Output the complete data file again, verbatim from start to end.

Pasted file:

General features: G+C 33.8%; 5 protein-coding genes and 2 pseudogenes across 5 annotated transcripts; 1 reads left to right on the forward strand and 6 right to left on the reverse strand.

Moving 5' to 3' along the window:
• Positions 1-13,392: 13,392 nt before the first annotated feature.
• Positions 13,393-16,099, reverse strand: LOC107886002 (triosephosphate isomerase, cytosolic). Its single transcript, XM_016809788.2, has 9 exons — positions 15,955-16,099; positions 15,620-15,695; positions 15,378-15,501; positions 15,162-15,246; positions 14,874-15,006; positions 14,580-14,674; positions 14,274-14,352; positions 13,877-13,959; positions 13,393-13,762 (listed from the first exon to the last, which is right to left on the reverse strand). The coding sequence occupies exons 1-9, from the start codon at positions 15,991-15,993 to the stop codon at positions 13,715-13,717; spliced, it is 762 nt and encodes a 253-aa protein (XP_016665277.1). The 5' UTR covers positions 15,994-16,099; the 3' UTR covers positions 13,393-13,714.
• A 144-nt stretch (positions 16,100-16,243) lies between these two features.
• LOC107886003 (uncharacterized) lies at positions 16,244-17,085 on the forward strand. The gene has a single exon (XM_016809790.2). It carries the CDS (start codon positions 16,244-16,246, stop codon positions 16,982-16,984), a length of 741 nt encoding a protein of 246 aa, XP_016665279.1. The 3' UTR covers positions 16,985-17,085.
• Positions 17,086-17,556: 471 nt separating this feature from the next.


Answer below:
General features: G+C 33.8%; 5 protein-coding genes and 2 pseudogenes across 5 annotated transcripts; 1 reads left to right on the forward strand and 6 right to left on the reverse strand.

Moving 5' to 3' along the window:
• Positions 1-13,392: 13,392 nt before the first annotated feature.
• Positions 13,393-16,099, reverse strand: LOC107886002 (triosephosphate isomerase, cytosolic). Its single transcript, XM_016809788.2, has 9 exons — positions 15,955-16,099; positions 15,620-15,695; positions 15,378-15,501; positions 15,162-15,246; positions 14,874-15,006; positions 14,580-14,674; positions 14,274-14,352; positions 13,877-13,959; positions 13,393-13,762 (listed from the first exon to the last, which is right to left on the reverse strand). The coding sequence occupies exons 1-9, from the start codon at positions 15,991-15,993 to the stop codon at positions 13,715-13,717; spliced, it is 762 nt and encodes a 253-aa protein (XP_016665277.1). The 5' UTR covers positions 15,994-16,099; the 3' UTR covers positions 13,393-13,714.
• A 144-nt stretch (positions 16,100-16,243) lies between these two features.
• LOC107886003 (uncharacterized) lies at positions 16,244-17,085 on the forward strand. The gene has a single exon (XM_016809790.2). It carries the CDS (start codon positions 16,244-16,246, stop codon positions 16,982-16,984), a length of 741 nt encoding a protein of 246 aa, XP_016665279.1. The 3' UTR covers positions 16,985-17,085.
• Positions 17,086-17,556: 471 nt separating this feature from the next.